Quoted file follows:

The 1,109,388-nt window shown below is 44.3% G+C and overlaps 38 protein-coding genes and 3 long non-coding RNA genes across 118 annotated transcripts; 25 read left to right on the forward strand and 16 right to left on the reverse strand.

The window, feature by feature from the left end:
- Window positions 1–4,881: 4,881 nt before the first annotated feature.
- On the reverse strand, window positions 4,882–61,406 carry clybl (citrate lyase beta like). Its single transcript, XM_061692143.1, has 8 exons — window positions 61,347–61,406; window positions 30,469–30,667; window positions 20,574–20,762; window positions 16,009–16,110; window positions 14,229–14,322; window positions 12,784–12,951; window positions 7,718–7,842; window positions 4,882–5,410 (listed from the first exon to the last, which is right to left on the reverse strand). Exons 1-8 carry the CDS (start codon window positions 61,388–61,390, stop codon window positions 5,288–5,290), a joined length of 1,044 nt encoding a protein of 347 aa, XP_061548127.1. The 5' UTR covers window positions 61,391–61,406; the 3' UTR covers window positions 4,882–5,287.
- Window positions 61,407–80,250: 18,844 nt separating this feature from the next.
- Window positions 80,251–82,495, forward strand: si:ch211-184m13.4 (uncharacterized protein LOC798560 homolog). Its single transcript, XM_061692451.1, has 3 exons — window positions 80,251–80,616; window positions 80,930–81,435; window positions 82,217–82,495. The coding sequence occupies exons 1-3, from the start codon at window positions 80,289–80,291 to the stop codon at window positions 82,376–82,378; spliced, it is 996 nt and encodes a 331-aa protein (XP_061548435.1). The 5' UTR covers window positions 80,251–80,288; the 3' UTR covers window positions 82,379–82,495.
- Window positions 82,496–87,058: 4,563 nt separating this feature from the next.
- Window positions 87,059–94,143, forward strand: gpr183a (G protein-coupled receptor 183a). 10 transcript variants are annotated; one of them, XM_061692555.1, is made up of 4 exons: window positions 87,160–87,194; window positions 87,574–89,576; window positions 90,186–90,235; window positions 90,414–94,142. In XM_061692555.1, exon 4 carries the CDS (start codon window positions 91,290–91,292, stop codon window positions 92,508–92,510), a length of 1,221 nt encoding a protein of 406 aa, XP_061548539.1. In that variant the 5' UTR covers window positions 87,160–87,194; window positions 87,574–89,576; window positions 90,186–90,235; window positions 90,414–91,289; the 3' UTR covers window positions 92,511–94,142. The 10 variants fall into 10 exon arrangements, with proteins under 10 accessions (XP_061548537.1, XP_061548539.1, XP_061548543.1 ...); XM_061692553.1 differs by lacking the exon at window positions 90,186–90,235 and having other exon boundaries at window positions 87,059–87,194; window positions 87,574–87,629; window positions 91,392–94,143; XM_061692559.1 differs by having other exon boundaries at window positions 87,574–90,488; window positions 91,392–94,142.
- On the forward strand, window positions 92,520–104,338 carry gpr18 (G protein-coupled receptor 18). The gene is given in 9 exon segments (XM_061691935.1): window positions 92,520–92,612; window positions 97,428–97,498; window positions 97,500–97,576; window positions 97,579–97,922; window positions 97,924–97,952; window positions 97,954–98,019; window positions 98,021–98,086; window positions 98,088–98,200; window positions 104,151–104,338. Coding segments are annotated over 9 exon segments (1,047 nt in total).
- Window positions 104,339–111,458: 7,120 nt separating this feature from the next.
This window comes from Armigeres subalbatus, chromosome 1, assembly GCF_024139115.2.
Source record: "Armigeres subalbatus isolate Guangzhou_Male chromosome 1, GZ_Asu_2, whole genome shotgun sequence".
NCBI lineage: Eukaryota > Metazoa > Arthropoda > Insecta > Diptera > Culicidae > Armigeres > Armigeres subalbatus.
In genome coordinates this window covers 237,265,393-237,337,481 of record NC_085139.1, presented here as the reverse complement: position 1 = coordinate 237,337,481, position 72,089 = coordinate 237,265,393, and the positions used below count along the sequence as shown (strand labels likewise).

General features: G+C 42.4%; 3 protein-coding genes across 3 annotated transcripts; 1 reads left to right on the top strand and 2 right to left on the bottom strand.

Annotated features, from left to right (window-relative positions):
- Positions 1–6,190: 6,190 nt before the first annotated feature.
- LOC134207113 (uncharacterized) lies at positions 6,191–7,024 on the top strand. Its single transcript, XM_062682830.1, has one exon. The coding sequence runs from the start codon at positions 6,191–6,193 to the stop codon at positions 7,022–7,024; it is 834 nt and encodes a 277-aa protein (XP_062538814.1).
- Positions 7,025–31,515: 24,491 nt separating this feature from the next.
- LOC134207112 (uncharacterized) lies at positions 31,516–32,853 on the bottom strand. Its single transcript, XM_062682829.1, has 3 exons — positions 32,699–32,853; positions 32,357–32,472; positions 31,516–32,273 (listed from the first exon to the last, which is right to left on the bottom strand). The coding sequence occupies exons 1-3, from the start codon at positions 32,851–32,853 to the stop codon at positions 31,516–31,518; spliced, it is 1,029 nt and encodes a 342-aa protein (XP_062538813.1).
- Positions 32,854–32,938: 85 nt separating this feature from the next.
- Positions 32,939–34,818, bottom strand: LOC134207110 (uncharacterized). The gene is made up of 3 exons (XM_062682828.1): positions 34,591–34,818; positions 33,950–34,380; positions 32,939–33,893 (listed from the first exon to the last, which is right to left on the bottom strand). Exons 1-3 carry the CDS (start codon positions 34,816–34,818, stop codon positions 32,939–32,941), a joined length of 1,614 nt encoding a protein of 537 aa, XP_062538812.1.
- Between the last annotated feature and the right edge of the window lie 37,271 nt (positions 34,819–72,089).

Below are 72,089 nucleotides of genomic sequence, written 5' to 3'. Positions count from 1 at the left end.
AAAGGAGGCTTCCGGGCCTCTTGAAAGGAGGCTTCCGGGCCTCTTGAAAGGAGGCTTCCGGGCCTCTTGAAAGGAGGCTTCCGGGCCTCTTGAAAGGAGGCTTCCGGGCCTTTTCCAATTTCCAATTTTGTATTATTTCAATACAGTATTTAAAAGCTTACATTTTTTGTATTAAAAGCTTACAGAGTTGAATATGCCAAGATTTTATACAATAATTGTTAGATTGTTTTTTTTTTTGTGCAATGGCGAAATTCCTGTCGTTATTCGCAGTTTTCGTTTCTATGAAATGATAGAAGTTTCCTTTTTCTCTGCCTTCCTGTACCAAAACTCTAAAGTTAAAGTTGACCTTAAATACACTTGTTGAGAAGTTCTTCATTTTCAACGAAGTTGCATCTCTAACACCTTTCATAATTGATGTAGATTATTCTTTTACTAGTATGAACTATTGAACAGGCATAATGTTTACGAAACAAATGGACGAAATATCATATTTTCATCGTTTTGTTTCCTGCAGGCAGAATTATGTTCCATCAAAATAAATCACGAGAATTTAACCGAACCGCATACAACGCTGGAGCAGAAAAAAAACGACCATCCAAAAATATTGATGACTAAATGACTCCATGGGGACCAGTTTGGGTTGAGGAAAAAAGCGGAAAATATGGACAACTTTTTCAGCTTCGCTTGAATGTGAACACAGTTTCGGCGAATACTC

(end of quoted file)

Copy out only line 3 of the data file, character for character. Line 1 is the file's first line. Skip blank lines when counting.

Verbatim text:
- Window positions 1–4,881: 4,881 nt before the first annotated feature.